Vander Molen exchanged an initial concept of several small island canopies for a single 100-foot-wide, 600-foot-long, twotiered structure. The sprawling canopy achieves the architect’s goals with a unconventional mix of materials.
To filter light and create visual waves, Vander Molen wanted tension fabric. However, this is typically used in a tent configuration, and he needed a linear configuration to mimic the river’s rapids. Taiyo Birdair Corporation of Amherst, New York, customcreated a Teflon-coated fiberglass fabric with tension strength of 15,000 psi for the canopy’s surface. The fabric was specially patterned, cut and woven to suit his design. The canopy’s height ranges from 14 feet to 45 feet.
Vander Molen separated the two-tiered fabric waves with clerestory space to project light into the platform and help play the curves against one another. He knew exactly what he wanted to glaze the clerestory: translucent polycarbonate.
“Not fiberglass because it’s too opaque. Not glass because its transparency would have baked the interior, and creating curves with it would have been outrageously expensive. The translucent polycarbonate is far superior; it’s light yet strong and I knew it would be perfect for this,” the architect says.
He wanted structural 25mm clear multiwall polycarbonate glazing. Duo-Gard engineers designed a new custom interlocking aluminum framing system for the glazing to allow curving at the top and bottom of the panels, which are all 4 feet wide, ranging in height from 6 inches to 14 feet. The panels had to be mounted on the inside after the fabric was in place, requiring a special steel tab system that attached to the canopy’s steel tube structure.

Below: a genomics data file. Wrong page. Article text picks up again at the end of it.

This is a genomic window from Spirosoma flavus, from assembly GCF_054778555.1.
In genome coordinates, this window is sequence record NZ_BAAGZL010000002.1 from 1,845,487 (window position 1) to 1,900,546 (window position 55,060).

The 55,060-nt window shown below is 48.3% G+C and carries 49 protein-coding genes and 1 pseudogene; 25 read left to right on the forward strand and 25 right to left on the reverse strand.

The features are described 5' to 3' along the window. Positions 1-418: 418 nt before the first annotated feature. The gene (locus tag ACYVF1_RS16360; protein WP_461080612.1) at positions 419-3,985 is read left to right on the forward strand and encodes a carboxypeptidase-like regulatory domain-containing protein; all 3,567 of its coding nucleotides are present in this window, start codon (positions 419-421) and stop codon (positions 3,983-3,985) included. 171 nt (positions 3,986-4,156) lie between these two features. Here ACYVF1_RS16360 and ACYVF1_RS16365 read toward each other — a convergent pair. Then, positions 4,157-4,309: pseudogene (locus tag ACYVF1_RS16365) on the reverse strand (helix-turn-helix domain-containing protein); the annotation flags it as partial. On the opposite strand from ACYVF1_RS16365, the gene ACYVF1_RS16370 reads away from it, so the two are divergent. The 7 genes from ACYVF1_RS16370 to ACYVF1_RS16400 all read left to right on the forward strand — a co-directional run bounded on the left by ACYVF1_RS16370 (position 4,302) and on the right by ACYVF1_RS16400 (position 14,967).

Air flow and bus exhaust fumes had to be considered. Vander Molen wanted louvers in the clerestory to vent the fumes, but he didn’t like the look of metal. Miller suggested a better concept: “I knew we could design a louver system of polycarbonate that would functionally solve the exhaust issue without compromising the visual integrity of the clerestory system.” Miller worked with Duo-Gard engineer Shawn Tucker to design a series of 3 ˝-foot-wide sections with 6-inch-long stationary louvers in 16mm clear triplewall polycarbonate.
“In the daytime, the sunbeams refracted by the glazing cells provide light and a look that’s refreshing,” says Vander Molen. “At night, the fiber optics are spectacular as they interact with the prismatic cells of the polycarbonate panels. This was a perfect fit of product to design.”
He says the space beneath the canopy provides a pleasant area of relief for patrons who sit and wait for the buses. Landscape islands feature skeletal metal “trees” with living, twining vines of clematis, Boston ivy and morning glories to create greenery. Ground covers, hedges, junipers, azaleas and rhododendrons provide seasonal beauty among the benches and information kiosks.
“The client wanted a waiting environment that refreshes the soul as it conveys a spirit of excitement and efficiency today and a sense of what the future of public transportation can be,” Vander Molen says. That future may well include commuter light-rail plus an interstate rail link; the canopy and platform were designed to accommodate this potential. There’s no doubt Progressive’s design achieved its goals. The project has won awards from local and state AIA chapters, as well as the Engineering Society of Detroit.
Public response has been dramatic, adds Vander Molen: “Quite simply, people love the canopy.”
And perhaps when the buses are silent and the wind whistles softly, today’s fast-paced travelers may take time to imagine the rush of the vanished rapids and the glint of the sun on the oncewild river.